While often associated with sports, we have all heard the phrase “records are meant to be broken,” and according to the USDA, there are several crop production milestones that will be broken this year. At 181.8 bpa, corn will have exceeded the 2017 yield of 176.6, and with a projected total production of 15.278 billion bushels, will top 2016’s crop of 15.148. For beans, the total production number of 4.425 billion will “only” register as the third largest on record, but the yield of 53.3, would be 2.5% above the previous top of 52 bushels set in 2016. Of the three major crops, only wheat will be left out of the record-setting party as the yield of 50.1 is only the third-highest on record, and with century low acreage numbers, production does not even come close to record-setting.
Of course, as evidenced by the response in futures prices, this was literally yesterday’s news by the time it was printed, and we have seen both corn and bean prices begin a rebound. There would seem to be no question that the corn market, in particular, was sitting in a very oversold position and due for a corrective rebound but no doubt, the somewhat surprising 5.37 million acres of prevented plant reported by the FSA yesterday and the uncertainty of crop damages suffered in Iowa earlier this week have provided additional support. We will not quite record an outside higher weekly reversal in corn, but it will be an impressive turnaround on the weekly chart, nevertheless, and it would appear that we may have recorded our seasonal low. How much upside potential we have in store is another matter.
Weekly export sales have been released, and the beans have hit this one out of the park. Even the most optimistic estimates were calling for combined old and new crop sales of 2.3 MMT, and we came through at 3.409 MMT or 125.3 million bushels. Of this total, 570,100 MT were for the 2019/20 crop year, and 2,839,400 MT for 2020/21. Needless to say, China was by far, the big buyer for both old, 420,500MT, and new, 1,705,000MT. On top of this, in the daily system, the USDA informed us that China purchased another 197,000 MT of beans for the crop year, and 202,000 MT were sold to unknown destinations. Of course, just about anything would pale in comparison to those figures, and corn and wheat just fell within the range of expectations. Combined, we sold 930,300 MT or 36.6 million bushels of corn. Of this 377,200 MT we for the current crop year and 553,100 MT for the next. There was also reported this morning a sale of 110,000 MT of corn to unknown destinations, of which 30k is for the current crop year. Wheat sales slipped 39% from last week, with a total of 367,900 MT or 13.5 million bushels. In addition to the considerable bean purchases, China bought 76.5k MT of corn (old), 282.4k MT of sorghum, canceled 21,500 RB of cotton, bought 362,300 whole cattle hides, 1,900 MT of beef but were absent from the pork market.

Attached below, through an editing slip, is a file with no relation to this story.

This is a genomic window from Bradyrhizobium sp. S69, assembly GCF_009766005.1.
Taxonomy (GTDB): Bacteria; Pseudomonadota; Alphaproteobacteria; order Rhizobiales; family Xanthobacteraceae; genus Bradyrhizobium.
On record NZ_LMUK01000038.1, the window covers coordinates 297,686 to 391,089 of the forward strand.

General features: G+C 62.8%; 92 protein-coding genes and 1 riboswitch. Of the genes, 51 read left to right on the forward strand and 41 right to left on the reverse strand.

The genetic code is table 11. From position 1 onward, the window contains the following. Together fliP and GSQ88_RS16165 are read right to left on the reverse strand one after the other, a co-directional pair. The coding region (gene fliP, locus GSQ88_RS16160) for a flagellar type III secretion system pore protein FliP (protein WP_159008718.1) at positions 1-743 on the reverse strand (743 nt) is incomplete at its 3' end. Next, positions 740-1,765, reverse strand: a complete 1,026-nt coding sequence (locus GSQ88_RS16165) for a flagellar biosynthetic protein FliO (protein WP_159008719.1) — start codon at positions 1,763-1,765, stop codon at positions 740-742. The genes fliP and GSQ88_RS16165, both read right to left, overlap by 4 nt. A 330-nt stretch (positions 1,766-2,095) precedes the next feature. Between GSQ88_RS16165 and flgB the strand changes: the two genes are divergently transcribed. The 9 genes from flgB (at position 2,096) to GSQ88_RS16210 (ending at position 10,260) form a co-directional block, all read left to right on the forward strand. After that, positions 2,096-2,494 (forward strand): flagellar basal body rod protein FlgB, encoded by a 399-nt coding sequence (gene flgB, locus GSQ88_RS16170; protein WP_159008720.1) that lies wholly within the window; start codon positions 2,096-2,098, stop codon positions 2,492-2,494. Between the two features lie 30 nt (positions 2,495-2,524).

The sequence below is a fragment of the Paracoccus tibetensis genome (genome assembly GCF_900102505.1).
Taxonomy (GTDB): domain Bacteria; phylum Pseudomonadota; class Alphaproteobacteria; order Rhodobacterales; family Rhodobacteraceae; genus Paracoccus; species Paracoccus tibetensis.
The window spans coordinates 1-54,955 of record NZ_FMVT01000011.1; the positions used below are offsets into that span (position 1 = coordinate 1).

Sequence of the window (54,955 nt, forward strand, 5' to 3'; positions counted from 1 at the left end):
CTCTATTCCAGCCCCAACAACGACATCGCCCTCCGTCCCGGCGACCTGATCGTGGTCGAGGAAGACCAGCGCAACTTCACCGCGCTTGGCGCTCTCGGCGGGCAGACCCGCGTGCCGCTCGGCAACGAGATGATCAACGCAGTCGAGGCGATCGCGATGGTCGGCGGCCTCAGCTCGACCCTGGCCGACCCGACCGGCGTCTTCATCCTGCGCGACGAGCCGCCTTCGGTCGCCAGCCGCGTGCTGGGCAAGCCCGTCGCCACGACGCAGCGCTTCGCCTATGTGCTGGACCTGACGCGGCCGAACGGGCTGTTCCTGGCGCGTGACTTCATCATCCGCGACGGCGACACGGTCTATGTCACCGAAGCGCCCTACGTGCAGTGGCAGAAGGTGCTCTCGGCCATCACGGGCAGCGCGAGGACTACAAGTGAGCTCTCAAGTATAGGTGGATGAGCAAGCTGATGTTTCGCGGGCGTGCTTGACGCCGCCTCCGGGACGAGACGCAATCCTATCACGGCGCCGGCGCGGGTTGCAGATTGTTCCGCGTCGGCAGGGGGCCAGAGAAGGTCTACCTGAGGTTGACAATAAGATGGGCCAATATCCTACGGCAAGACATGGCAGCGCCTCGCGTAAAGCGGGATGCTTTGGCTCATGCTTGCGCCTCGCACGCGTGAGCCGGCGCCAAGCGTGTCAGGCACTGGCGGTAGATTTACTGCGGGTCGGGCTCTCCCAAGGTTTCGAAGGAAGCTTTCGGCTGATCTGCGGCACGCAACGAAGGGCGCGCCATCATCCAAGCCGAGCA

We do also have some positive economic news this morning as the weekly initial jobless claims have finally dipped below the 1 million mark. The actual number was 963,000, which was a reduction of 228,000 from the previous week. Interestingly enough, the equity markets, which can typically make lemonade out of the sourest lemons, did not push higher after the release. Of course, they are already within striking distance of record highs.